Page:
The problem is that quitting when things are physically hard in sport has been a lifelong issue for me. I’ve never admitted this to anyone but it started with school sports when I was 13. I was picked to run an 800m race for my school and within the first 200m I knew I was out of my depth. I started looking for ways out, knowing I couldn’t possibly match the pace of the other 7 boys. At 500m I conveniently fell, got up and jogged to the finish, hoping my PE teacher wouldn’t be able to tell the difference between a dive and a genuine accident. He wasn’t fooled and never picked me for a single sporting activity for the school again. I could recount many more occasions when fear of failure (or just fear of violence in my rugby league days) made me look for excuses to drop out. This stuff is deeply ingrained in my psyche. Overcoming fear, as I did riding home from Milan in 2018 is what made that trip such an achievement in my head.

The coffee shop pick-me-up didn’t work and I messaged my old friend Brian who lives nearby, hoping to borrow a jacket or something else to keep me warm for the final kilometres home. Fatally he offered to drive me home and in an instant my mind was made up. I rode an extra 5km to his house and shamefully stuck my bike in the boot of his car. Failure on a new level. Kind words from Brian and other friends on social media during the afternoon have only made a small dent in how I feel. The fantastic organising team at Myton Hospices called Rachel early this evening to check if I was OK, because they hadn’t registered me finishing, so I can’t even claim to have got away unnoticed.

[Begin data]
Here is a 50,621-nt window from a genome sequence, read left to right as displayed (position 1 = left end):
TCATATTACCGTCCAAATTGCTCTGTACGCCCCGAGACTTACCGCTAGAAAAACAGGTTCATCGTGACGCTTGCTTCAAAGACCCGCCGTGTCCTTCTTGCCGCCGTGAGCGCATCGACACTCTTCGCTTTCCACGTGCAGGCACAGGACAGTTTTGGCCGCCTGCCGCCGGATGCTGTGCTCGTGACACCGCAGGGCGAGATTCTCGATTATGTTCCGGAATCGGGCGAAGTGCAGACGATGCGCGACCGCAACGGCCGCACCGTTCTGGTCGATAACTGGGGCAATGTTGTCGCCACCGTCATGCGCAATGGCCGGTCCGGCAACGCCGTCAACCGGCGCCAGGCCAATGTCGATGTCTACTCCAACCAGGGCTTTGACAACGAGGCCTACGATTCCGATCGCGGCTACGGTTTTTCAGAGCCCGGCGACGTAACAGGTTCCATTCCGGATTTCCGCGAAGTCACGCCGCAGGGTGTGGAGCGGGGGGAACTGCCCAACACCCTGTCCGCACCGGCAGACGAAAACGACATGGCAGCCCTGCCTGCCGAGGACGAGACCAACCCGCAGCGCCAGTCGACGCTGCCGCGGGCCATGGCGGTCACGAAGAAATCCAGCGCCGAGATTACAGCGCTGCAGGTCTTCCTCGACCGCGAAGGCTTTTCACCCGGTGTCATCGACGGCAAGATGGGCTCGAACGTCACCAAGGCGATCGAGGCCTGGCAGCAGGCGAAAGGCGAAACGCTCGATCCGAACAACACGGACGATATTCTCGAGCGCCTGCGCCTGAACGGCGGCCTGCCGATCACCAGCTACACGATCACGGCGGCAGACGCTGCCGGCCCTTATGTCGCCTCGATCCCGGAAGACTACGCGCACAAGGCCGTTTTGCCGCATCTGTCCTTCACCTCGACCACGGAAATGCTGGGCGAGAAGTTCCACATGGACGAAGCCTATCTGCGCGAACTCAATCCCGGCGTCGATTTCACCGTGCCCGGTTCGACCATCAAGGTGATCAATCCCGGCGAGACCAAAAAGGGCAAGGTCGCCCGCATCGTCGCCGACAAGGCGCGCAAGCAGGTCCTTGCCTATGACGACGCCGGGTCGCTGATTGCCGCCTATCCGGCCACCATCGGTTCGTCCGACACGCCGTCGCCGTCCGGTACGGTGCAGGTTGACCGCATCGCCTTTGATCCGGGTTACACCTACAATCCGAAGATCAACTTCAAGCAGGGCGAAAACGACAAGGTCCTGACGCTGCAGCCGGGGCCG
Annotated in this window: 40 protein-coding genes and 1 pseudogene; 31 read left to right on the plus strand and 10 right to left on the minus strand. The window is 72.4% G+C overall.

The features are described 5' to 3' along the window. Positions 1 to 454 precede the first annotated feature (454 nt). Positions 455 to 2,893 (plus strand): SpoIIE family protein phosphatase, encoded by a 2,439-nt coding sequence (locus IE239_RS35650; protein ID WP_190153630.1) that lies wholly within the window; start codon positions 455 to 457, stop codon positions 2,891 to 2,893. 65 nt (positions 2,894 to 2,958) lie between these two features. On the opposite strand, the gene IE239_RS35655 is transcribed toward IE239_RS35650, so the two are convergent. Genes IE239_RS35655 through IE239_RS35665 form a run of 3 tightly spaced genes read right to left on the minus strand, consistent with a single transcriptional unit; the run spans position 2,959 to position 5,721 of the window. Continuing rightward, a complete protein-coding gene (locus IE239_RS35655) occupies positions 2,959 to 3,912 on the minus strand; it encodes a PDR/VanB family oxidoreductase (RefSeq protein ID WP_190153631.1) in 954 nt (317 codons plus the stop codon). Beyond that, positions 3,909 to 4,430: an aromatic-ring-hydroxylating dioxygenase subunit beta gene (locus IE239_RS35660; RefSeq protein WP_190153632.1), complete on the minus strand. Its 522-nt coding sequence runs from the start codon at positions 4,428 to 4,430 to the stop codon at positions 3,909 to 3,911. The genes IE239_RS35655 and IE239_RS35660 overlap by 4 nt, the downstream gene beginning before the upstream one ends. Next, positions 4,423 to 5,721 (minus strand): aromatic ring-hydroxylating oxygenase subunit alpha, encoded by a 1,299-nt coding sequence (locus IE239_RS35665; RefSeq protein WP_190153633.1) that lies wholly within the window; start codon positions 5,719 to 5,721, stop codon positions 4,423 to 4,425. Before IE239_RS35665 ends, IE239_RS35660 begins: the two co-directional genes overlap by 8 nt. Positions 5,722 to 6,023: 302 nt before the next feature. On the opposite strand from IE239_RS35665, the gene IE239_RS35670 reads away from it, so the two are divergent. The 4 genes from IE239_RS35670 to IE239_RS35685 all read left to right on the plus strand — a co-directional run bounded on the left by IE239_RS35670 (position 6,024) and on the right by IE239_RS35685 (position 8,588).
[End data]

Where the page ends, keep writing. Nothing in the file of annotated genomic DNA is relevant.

The other horrible thing about quitting is that it only takes an hour or so before regret seeps in and you are thinking ‘I could and should have gone on’. ‘Why did I give in to the negative voices?’ ‘Why couldn’t I just drown them out?’.


The thing is that just because something has worked for me in the past, doesn’t mean it will work every time or even ever again. Building and using mental resilience is a constant work in progress. It has been noticeable that over the past week multiple Olympians have talked about mental challenges and even dropped out of events because they can’t overcome the voices in their heads. I am not comparing myself in any way, shape or form to them, more pointing out that even Olympic champions, who no doubt work with sports psychologists, can find it hard. Perhaps viewing this year’s ride as a holiday instead of a challenge is a convenient way for me to pretend that riding almost 1500km in 12 days is really easy if I just manage my pace? Perhaps loading the ride with mix of interesting new people and old friends and family is the best way to distract myself along the way? At some point though, it’s highly likely that the old voice in my head is going to be telling my to cancel the ride and blame injury, or the demands of work or an unspecified family issue. But now I have said it out loud in advance, so you know that if you hear it, I am just bullshitting. And perhaps by taking away those excuses I have opened up a new way to build mental resilience.